The GAO and the Department of Health and Human Services (HHS) Inspector General have also uncovered some states' practice of recovering improper payments, retaining the funds, and then spending them on unrelated programs. Congress could enact legislation to further prohibit these actions, which currently cost the federal government over $2 billion per year.
Minor reforms enacted by HHS in 2001 and 2002 are expected to save Medicaid $70 billion over the next decade. A small sample of financing schemes uncovered in a few states suggests that the Energy and Commerce Committee could easily meet its 10-year target of $26.5 billion by combating such schemes.8
Financial Services Committee
(10-Year Savings: at Least $1 Billion)
The National Flood Insurance Program insures 4.5 million properties, yet it pays nearly 40 percent ($200 million per year) of its claims to the same 1 percent to 2 percent of properties that flood repeatedly. While the owners of most insured properties pay enough in premiums to keep the program solvent, nearly all of these repeatedly flooded properties actually receive substantial discounts on their policies due to the old age of the buildings. Consequently, taxpayers are required to pay subsidies to these 45,000 property owners who do not have to pay the full insurance cost of their risky properties. Better matching these properties' flood insurance premiums to the actuarial costs they impose would save taxpayers at least $1 billion over the next decade.9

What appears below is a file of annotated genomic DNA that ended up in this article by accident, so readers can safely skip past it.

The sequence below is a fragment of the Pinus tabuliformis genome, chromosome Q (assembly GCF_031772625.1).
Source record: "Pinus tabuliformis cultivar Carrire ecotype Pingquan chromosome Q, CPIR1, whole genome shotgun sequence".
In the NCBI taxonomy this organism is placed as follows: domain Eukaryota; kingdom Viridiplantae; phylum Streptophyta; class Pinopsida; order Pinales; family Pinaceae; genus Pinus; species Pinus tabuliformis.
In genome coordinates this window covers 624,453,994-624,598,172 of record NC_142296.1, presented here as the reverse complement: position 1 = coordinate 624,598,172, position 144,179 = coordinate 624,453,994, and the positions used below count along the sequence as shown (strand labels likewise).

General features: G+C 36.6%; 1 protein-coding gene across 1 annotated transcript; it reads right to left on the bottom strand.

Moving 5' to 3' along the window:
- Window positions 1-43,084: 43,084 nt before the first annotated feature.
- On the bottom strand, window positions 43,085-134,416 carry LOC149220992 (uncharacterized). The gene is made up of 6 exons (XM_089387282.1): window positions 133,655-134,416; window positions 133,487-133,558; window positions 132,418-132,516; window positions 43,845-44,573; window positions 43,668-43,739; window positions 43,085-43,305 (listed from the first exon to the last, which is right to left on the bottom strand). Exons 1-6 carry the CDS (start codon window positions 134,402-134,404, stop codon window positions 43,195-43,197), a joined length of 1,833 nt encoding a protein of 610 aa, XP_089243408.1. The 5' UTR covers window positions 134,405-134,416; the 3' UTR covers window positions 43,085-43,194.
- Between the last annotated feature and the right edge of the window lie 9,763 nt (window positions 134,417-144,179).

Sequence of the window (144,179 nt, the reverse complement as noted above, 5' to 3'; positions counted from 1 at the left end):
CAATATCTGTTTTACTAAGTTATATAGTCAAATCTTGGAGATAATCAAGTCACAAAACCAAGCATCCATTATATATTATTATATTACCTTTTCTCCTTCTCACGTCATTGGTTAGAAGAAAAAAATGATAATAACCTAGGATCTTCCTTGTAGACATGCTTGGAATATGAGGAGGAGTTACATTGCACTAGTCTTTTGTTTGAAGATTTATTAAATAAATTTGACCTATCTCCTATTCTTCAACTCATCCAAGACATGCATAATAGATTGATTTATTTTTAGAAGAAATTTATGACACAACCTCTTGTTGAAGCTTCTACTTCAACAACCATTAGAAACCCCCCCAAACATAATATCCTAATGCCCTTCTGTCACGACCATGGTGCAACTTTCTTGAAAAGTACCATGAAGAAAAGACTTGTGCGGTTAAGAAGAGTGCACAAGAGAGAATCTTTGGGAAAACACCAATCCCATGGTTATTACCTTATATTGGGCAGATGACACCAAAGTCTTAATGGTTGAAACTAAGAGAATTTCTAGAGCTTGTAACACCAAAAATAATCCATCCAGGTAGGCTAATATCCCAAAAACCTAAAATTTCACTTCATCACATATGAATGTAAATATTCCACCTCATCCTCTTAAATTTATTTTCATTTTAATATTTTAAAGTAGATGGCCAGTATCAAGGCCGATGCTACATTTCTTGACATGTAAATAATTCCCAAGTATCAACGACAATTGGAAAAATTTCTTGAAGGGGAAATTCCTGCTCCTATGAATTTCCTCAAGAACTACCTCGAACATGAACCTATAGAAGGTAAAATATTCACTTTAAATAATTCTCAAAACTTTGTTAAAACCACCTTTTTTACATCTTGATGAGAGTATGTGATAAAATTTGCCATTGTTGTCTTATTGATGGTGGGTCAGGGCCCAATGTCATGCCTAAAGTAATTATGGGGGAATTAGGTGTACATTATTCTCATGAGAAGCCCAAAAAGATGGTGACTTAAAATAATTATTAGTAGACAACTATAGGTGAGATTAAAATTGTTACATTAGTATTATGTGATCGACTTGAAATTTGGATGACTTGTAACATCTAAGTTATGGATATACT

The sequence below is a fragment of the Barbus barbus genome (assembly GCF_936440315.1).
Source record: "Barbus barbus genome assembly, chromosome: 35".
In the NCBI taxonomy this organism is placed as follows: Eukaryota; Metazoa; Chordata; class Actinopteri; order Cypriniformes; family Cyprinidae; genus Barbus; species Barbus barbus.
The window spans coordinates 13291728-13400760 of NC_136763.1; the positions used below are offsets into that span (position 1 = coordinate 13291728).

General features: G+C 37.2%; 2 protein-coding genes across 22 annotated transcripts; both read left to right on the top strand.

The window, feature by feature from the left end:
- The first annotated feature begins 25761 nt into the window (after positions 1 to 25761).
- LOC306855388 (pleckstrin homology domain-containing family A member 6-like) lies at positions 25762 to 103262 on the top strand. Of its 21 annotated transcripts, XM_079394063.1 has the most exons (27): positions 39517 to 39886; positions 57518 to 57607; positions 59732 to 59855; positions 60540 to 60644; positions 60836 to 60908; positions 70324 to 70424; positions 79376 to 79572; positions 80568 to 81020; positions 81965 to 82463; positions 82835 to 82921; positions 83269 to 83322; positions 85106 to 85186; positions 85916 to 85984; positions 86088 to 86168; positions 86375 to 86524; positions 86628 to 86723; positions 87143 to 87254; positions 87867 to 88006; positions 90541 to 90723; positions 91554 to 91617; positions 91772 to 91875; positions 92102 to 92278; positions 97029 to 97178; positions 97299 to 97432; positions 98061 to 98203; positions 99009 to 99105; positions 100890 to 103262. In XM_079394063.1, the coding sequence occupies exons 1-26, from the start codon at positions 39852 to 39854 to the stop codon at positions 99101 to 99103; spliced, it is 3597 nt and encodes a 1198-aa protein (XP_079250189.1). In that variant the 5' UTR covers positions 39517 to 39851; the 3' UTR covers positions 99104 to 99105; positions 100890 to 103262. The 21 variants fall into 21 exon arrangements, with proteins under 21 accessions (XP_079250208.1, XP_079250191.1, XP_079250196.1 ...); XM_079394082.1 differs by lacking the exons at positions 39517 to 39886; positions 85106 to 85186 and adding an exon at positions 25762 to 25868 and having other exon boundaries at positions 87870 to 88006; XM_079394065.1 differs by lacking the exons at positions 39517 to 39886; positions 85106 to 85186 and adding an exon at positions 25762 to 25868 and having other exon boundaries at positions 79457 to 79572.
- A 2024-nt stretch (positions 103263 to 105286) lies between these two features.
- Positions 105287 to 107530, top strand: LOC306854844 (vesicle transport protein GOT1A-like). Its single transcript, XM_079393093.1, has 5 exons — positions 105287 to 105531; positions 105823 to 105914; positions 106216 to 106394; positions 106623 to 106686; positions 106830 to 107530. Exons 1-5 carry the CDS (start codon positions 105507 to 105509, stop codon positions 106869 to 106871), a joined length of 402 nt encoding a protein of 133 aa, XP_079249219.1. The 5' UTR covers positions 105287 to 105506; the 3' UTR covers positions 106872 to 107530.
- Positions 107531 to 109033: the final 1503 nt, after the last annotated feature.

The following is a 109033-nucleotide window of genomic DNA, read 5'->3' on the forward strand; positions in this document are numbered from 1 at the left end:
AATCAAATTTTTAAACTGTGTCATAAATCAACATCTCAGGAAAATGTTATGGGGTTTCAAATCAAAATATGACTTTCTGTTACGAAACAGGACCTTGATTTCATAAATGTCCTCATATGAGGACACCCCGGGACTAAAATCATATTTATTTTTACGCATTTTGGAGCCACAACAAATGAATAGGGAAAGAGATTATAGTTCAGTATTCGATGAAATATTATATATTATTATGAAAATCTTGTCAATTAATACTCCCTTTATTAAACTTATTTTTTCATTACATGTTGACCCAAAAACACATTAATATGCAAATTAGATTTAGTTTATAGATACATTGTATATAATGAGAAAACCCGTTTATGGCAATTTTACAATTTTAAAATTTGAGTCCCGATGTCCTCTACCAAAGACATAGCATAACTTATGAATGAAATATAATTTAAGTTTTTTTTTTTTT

The Department of Housing and Urban Development's single-family housing program has been financially mismanaged. According to the GAO, program administrators have provided loans to ineligible families, made loans that exceeded the value of the properties themselves (which increases default risks), and allowed foreclosed properties to deteriorate. The GAO has recommended that the department adopt many private-sector practices to prevent these occurrences. While the savings from such reforms have not yet been calculated, they would help the committee meet its target.10
Transportation and Infrastructure Committee
Major mandatory expenditures: Highways, railroad retirement, and some air/water transportation programs.11
(10-Year Savings: $10 Billion to $20 Billion)12
In 2001, the Federal Highway Administration (FHWA) identified $238 million in idle highway funds no longer associated with any projects. Those funds could be diverted to more productive use.
The government loses more than $1 billion per year in fuel tax fraud from bootleggers who buy fuel in low gas tax states, cross the border into high gas tax states, and then resell the fuel at the higher price, profiting from the gas-tax differential. Allowing the IRS to share tax information with state and federal agencies that investigate these crimes would help recover these losses.